Current research into taste may also pave the way for personalized nutrition therapy. Ideally, educating people about their sensory perception won’t give them get-out-of-vegetables-free cards. Nutritionists might suggest less repulsive foods with the same health benefits. When I spoke with Hayes over the phone, he was adamant about humans’ ability to overcome genetic predispositions: “Biology is not destiny.”
But biology can still be an important factor in food preferences, especially the taste for bitterness. According to Hayes, people with one variant of a certain bitterness gene eat 25 percent fewer vegetables than people with another version of the same gene. Kids are especially partial to sweet tastes, and it typically takes years before they move on to bigger, bitter things.
Reed suggests the avoidance of bitter foods may serve an evolutionary function, since bitter tastes once signaled dangerous foods. And while most people haven’t scavenged in a forest of potentially poisonous plants since Gilligans’ Island went off-air, the human body hasn’t yet caught on. In other words, most children are genetically programmed to avoid foods that are good for them. Encouraging kids to swap pasta for peas is, Reed says, “fight[ing] … basic biology.”
The link between taste sensitivity and body weight still isn’t clear . But, for women, taste sensitivity seems to be a good predictor of weight patterns. Middle-aged women whose tongues lead them toward tubs of Ben & Jerry’s tend to have greater body mass indexes than those who’ve got the urge for herbal tea  .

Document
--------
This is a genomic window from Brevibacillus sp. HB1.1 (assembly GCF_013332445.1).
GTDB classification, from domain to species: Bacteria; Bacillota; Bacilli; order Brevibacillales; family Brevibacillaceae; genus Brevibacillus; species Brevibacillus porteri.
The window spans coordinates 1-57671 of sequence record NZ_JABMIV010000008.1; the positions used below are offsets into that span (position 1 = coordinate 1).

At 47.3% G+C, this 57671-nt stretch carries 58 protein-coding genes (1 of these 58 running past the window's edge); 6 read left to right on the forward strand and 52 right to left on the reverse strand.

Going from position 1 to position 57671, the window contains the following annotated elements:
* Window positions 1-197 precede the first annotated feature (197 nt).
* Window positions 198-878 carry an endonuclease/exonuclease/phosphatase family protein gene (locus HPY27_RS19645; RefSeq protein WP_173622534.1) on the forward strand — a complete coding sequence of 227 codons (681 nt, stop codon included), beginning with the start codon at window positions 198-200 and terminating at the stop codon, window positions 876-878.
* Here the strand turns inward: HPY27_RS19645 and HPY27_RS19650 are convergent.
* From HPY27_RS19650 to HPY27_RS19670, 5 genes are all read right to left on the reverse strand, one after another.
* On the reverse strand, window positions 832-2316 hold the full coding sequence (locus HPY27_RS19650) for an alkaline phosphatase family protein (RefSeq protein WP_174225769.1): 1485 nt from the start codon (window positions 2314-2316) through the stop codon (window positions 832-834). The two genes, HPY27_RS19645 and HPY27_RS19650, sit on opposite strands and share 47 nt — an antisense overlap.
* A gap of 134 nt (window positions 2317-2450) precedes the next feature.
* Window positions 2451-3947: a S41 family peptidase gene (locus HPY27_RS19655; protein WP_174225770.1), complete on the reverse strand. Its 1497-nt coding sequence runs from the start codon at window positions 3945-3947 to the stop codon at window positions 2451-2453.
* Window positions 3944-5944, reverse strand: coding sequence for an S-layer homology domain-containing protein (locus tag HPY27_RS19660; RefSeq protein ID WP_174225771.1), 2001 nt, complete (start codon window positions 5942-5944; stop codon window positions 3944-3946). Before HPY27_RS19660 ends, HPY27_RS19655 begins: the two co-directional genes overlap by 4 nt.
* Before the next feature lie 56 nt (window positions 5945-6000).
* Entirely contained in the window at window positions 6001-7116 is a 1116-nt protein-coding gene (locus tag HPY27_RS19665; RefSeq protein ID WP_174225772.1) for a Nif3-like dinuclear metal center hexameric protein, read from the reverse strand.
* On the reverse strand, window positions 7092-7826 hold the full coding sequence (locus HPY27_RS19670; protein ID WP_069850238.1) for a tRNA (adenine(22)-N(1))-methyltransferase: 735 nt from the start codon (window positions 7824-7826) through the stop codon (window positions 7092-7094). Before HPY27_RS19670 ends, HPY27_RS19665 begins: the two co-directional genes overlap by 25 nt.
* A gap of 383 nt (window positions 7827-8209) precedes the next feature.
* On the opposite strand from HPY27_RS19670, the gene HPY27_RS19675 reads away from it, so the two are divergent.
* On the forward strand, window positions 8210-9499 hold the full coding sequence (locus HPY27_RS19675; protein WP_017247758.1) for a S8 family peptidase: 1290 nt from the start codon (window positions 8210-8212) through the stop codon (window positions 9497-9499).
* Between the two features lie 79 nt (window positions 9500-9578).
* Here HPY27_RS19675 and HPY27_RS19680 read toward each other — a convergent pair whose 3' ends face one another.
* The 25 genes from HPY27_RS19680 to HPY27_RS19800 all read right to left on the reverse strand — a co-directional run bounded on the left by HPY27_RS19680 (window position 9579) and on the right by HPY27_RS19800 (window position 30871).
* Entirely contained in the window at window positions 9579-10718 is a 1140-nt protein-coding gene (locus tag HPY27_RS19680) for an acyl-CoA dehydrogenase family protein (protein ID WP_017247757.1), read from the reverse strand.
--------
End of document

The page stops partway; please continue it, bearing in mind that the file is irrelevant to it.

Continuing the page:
In general, genetic and environmental factors work together to produce a person’s preference for certain foods . Lisa Moskovitz, a NYC-based dietician (and a Greatist Expert!), says, “People eat foods according to how they make them feel afterward.”
Coffee is a good example: Genetics influence people’s perception of coffee’s bitterness, but they don’t necessarily explain how much people like the beverage. Hayes says these findings show the “role learning plays in overcoming innate dislikes” .
The first step toward proper nutrition may be getting in touch with the tongue. Moskovitz helps clients create meal plans that include foods they find satisfying. “Otherwise,” she says, “they won’t be happy and probably won’t stick with the changes.”
Tip of the Tongue — The Results
I stuck out my tongue and waited, the awkwardness slowly evaporating, as another Greatist staffer leaned in to count the number of dots she could see. After years of wading teary-eyed through jars of “mild” salsa, and spitting out cherry Dots that tasted like Tylenol, I couldn’t believe my delicate palette was anything less than supertasting.
“Eleven,” she announced with conviction.
I demanded she recount (as thrilling as my tongue is, she declined) and considered the possibility that my tongue was more stoic than I could have imagined. Neither a superhero nor a regular Joe— a nontaster.
But after learning more about the science of taste, I gradually left my disappointment behind. Instead of focusing on the anatomy of my tongue, I wondered how many vegetables I’d eaten in the past week. I thought about the possibility that current research could help millions of people achieve better health. The idea seemed exciting.
Though I wouldn’t be averse to counting my taste buds one more time— just to be certain.